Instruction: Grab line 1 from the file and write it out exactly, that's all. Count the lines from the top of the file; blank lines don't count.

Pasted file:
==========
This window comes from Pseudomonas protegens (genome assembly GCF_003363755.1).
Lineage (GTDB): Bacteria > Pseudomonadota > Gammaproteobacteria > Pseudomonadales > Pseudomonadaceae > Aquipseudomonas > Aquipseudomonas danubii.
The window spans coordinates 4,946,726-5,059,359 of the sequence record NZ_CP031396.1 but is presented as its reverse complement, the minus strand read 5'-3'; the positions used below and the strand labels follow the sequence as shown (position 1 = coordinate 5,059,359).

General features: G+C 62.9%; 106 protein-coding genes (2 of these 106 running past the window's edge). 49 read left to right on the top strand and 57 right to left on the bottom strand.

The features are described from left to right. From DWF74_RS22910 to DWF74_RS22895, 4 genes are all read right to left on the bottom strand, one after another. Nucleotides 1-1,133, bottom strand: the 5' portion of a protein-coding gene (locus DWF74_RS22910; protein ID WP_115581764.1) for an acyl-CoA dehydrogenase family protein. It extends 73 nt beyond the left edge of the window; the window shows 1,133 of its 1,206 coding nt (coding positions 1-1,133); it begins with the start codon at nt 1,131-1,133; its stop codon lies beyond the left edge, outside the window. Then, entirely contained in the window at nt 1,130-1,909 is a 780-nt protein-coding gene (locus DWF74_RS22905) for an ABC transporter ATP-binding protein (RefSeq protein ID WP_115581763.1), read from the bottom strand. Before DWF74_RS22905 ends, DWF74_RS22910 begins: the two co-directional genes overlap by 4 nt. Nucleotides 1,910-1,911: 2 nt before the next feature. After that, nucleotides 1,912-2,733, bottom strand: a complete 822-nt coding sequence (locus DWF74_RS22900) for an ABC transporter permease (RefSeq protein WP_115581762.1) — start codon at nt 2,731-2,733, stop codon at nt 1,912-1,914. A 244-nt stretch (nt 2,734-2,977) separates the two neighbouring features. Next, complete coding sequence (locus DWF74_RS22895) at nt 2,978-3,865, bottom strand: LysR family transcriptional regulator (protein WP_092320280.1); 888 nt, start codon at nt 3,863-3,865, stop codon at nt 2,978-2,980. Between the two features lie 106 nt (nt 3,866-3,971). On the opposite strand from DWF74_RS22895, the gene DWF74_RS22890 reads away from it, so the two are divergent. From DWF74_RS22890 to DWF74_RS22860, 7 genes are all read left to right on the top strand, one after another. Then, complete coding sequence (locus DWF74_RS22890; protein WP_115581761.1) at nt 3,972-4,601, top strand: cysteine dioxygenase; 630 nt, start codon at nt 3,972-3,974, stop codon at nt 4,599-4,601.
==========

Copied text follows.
This window comes from Pseudomonas protegens (genome assembly GCF_003363755.1).